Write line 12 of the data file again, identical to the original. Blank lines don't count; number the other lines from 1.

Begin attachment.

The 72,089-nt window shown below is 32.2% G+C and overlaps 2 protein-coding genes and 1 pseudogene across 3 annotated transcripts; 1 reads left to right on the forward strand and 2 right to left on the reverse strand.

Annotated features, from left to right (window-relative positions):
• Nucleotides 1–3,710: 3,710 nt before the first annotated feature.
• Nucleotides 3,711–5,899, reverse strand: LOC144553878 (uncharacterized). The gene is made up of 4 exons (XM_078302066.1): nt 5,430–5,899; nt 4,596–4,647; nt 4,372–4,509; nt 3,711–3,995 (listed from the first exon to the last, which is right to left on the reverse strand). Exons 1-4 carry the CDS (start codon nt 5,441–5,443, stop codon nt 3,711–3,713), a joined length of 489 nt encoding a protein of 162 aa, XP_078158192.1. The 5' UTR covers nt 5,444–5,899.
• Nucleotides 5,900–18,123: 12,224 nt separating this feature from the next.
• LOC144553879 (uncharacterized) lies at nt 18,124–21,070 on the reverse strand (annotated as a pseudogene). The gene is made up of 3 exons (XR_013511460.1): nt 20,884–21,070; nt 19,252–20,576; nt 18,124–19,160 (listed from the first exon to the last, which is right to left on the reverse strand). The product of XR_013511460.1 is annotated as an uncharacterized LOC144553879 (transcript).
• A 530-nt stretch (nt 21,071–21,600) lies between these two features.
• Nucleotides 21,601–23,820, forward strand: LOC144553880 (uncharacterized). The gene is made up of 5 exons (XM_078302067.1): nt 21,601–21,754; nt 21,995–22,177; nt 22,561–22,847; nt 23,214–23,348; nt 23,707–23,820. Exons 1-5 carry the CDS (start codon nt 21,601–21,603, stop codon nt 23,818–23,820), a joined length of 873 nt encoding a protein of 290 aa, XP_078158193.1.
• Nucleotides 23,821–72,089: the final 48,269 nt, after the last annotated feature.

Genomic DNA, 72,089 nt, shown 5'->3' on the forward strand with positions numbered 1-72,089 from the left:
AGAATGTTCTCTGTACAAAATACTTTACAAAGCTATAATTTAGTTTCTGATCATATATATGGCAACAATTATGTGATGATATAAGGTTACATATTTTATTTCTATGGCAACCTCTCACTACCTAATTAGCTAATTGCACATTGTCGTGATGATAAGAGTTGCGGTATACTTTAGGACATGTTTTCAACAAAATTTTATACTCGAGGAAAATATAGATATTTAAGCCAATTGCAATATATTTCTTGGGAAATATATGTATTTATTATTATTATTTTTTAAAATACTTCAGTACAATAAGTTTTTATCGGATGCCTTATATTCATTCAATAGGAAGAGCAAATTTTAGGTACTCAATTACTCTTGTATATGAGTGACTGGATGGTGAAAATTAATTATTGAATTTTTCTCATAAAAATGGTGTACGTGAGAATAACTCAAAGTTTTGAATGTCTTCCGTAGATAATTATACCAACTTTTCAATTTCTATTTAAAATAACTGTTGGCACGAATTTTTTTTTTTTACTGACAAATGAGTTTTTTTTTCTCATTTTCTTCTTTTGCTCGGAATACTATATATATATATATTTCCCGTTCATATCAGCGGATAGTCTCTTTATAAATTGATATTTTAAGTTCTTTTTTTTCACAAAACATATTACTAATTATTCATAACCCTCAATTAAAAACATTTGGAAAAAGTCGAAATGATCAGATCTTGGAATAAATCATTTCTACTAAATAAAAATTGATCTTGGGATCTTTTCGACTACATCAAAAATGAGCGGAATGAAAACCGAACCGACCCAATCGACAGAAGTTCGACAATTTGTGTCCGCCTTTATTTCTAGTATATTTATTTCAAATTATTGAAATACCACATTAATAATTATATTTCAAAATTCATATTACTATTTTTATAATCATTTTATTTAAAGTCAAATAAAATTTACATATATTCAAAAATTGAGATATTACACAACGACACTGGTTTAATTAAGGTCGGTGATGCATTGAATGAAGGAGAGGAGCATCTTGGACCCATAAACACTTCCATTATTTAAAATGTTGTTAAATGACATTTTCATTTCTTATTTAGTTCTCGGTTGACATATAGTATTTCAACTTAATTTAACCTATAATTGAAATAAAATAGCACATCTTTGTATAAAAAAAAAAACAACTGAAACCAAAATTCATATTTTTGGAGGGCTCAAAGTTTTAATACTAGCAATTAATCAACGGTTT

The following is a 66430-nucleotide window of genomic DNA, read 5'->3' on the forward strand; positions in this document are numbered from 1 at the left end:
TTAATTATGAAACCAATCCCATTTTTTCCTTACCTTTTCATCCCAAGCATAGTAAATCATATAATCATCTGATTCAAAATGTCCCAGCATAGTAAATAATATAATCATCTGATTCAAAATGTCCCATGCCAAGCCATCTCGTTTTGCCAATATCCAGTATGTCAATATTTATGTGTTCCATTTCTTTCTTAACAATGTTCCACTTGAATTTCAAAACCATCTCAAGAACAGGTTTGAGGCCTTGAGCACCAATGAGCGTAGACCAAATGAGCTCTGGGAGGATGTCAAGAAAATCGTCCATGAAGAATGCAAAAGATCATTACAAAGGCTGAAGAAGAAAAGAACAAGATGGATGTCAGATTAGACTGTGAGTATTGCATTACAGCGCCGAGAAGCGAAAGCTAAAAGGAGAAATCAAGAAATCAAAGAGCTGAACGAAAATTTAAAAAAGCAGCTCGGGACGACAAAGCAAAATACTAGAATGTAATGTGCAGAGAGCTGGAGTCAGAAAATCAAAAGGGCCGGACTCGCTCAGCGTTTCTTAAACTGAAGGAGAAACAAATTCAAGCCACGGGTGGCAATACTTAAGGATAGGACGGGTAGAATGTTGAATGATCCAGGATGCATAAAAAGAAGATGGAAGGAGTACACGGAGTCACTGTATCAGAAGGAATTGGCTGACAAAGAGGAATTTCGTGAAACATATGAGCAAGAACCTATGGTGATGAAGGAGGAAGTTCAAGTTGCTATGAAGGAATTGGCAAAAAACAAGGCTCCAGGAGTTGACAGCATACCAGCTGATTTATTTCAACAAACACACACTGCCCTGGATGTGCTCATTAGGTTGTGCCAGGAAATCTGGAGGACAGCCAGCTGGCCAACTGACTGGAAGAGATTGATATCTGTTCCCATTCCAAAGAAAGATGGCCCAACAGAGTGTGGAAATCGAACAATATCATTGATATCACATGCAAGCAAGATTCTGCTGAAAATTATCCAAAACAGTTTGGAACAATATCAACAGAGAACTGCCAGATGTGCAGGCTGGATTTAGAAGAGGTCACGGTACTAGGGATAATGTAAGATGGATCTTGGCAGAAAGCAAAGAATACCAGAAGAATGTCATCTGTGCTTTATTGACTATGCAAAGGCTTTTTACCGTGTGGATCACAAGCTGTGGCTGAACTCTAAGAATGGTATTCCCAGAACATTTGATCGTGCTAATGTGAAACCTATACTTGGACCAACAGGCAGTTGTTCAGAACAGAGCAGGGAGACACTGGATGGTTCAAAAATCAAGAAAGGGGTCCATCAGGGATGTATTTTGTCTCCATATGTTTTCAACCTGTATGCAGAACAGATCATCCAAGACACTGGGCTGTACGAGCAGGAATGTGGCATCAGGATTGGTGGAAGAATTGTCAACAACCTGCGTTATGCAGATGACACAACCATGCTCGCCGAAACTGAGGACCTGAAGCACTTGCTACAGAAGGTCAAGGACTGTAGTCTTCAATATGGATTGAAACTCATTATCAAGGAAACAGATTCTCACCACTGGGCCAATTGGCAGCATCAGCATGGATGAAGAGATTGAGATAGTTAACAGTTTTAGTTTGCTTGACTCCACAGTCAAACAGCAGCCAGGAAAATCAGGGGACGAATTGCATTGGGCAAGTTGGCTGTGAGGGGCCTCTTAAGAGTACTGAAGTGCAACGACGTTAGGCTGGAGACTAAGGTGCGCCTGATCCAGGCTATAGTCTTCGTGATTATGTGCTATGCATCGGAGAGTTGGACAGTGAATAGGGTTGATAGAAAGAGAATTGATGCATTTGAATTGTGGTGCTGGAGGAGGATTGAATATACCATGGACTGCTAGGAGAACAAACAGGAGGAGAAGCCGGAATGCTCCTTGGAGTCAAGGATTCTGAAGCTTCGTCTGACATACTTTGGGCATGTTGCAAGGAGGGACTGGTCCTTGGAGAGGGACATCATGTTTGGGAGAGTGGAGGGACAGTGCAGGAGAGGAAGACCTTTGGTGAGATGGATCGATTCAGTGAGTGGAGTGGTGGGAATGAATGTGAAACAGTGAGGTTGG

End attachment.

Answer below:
The following is a 66430-nucleotide window of genomic DNA, read 5'->3' on the forward strand; positions in this document are numbered from 1 at the left end: